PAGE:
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New pregnancy, genetic testing guidance added to AAD’s melanoma guidelines



Pregnancy does not necessarily increase a woman’s risk for melanoma, nor is it clear that becoming pregnant affects melanoma’s disease course, according to current evidence. This guidance is among several updates added to newly released guidelines for managing patients with primary cutaneous melanoma.

Dr. Susan Swetter, professor of dermatology and director of the pigmented lesion and melanoma program, Stanford (Calif.) University Medical Center and Cancer Institute

Dr. Susan Swetter

The American Academy of Dermatology, which formed a working group to develop the updated cutaneous melanoma (CM) treatment guidelines, also addressed the burgeoning field of genetic testing for cancer in the guidelines, which were published online on Nov. 1. Although there may be a hereditary component to some melanomas, genetic testing may not be appropriate for all patients, and any formal genetic testing should be carried out only after individualized education and counseling, according to the updates.

However, the guidelines make it clear that all patients whose family history includes melanoma should be counseled about their genetic risk.

As with genetic testing, counseling regarding future pregnancies for women with melanoma, or a history of melanoma, should be personalized and account for individual history and melanoma risk, according to the new guidelines. Since evidence is lacking that pregnancy affects the course of melanoma, physicians caring for pregnant women with melanoma should first look at patient and the disease characteristics. The addition of detailed guidance regarding pregnancy reflects research showing that CM is the most common malignancy seen in pregnancy, amounting to nearly one-third of the malignancies that arise in pregnancy. “Although the incidence of CM is generally higher in men, it is higher in younger women than in men, most notably during women’s reproductive years,” wrote Susan M. Swetter, MD, and her guideline coauthors.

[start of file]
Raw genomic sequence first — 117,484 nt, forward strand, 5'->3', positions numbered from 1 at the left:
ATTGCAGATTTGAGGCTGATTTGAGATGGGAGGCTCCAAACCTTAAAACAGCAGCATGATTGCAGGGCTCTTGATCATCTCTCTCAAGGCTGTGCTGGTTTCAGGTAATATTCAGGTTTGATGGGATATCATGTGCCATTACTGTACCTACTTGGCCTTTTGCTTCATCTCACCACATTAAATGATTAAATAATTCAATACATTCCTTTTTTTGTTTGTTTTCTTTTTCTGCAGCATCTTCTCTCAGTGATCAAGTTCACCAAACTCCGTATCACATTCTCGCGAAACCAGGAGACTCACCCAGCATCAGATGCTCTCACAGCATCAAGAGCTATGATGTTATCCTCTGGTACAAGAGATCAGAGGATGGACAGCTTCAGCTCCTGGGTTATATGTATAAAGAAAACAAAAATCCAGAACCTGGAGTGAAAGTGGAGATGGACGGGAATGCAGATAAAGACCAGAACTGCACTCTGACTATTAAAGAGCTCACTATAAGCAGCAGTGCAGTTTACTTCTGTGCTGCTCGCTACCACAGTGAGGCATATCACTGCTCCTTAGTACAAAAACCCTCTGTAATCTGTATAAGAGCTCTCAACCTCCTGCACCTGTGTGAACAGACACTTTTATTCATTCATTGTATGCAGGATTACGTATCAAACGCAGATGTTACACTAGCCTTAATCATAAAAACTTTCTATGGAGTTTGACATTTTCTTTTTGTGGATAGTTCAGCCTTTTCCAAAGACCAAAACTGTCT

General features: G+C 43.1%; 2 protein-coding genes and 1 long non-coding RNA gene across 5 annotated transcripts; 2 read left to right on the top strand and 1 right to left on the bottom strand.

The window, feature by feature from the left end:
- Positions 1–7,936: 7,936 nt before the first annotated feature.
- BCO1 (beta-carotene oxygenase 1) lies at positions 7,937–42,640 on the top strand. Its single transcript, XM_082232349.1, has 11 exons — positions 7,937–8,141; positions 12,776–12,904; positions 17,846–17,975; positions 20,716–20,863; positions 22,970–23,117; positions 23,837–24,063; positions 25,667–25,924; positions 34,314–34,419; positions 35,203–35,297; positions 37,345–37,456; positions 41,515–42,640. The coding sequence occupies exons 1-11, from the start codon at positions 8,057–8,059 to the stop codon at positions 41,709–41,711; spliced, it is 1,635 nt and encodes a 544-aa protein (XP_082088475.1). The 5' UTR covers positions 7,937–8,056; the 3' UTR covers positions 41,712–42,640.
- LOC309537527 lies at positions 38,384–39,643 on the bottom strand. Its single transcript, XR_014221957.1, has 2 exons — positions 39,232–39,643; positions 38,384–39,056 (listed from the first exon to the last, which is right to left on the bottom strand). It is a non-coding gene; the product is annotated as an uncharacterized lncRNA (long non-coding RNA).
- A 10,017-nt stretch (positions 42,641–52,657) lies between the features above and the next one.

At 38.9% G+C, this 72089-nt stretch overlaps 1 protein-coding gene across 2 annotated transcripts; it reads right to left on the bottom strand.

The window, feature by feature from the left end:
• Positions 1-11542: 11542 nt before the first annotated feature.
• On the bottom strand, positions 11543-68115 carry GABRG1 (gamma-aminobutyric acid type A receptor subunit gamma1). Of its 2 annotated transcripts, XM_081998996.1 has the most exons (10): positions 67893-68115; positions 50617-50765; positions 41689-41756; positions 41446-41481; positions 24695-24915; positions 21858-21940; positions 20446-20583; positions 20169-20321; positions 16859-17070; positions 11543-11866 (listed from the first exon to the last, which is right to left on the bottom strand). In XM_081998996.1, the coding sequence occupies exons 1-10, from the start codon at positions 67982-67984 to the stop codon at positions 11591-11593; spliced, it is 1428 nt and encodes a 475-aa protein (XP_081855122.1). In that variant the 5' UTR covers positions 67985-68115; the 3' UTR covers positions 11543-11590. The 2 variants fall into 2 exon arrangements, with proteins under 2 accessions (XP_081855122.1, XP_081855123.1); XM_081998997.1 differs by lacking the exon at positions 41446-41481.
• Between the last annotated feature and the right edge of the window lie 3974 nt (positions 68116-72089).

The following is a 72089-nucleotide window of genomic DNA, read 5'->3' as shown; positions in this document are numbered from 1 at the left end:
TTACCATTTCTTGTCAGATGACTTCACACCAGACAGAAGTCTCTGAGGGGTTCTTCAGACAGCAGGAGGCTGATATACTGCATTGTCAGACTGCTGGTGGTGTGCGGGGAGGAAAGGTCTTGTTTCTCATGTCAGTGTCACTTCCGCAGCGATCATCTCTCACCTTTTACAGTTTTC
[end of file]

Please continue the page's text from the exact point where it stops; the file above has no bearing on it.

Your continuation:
The National Cancer Institute

“Melanoma is the deadliest form of skin cancer, and we hope these guidelines will help dermatologists and other physicians enhance their delivery of life-saving treatment to patients,” Dr. Swetter said in a press release announcing the guideline updates. Dr. Swetter, professor of dermatology and director of the pigmented lesion and melanoma program at Stanford (Calif.) University Medical Center and Cancer Institute, led the working group that developed the guidelines. “In order to provide the best possible resource for practitioners, we reviewed the latest scientific data and addressed certain topics that weren’t covered in the AAD’s previous melanoma guidelines,” she said.

A cornerstone of cutaneous melanoma care remains unchanged in the guidelines: Surgical excision is still the preferred method for treating melanoma. Adjuvant topical therapies or radiation, say the guidelines, can be considered as second-line care, but only in limited situations in which surgery is not feasible. Staged excision techniques, such as Mohs surgery, also may be considered for certain types of melanoma and in certain body areas.

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